Percutaneous aspiration guided by ultrasonography or computed tomography (CT) is technically simple but has been abandoned because the recurrence rates are nearly 100%.
Aspiration combined with sclerosis with alcohol or other agents has been successful in some patients but has high failure and recurrence rates.
Asymptomatic patients do not require therapy, because the risk of developing complications related to the lesion is lower than the risk associated with treatment.
Patients with hydatid cysts should be treated to prevent complications related to cyst growth and rupture.
If cysts on imaging studies show abnormalities suggestive of cystic tumors, resection is indicated.
Abscesses should be treated at the time of identification, but percutaneous drainage and antibiotics are usually adequate treatment.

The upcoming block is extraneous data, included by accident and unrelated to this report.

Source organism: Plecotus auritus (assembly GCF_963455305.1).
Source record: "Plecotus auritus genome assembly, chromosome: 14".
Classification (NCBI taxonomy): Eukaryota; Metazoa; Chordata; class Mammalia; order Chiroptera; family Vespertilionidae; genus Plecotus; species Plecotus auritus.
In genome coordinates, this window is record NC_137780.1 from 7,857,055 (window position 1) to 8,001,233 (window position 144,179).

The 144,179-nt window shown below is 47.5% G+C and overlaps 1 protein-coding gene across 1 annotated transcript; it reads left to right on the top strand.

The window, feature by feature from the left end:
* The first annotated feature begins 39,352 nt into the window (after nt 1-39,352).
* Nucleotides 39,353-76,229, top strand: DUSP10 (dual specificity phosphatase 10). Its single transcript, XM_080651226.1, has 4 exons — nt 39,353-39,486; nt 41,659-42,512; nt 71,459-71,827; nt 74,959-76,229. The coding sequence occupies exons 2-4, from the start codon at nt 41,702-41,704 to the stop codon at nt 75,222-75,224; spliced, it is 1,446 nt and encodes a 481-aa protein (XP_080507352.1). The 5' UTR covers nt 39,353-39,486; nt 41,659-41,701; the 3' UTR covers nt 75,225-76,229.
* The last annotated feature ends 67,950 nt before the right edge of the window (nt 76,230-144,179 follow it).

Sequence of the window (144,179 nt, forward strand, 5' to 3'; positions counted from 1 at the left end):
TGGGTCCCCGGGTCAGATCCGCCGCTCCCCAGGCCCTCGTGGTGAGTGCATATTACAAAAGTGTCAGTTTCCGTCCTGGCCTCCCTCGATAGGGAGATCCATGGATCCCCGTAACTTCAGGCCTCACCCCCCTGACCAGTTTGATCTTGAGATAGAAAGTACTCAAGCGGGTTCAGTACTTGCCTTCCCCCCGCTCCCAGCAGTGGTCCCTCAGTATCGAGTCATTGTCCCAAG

Since that time, its use in the treatment of hydatid cysts has been somewhat controversial.
PAIR (puncture, aspiration, injection, reaspiration) is a percutaneous treatment technique for hydatid disease.Contraindications to treatment of symptomatic liver cysts relate mainly to underlying comorbid illnesses that increase surgical risk.In particular, congestive heart failure and liver failure with portal hypertension and ascites increase operative risk.Medical therapy with antihydatid agents (albendazole and mebendazole) is relatively ineffective.These drugs are used as adjuvant treatment, but they do not replace surgical or percutaneous therapy.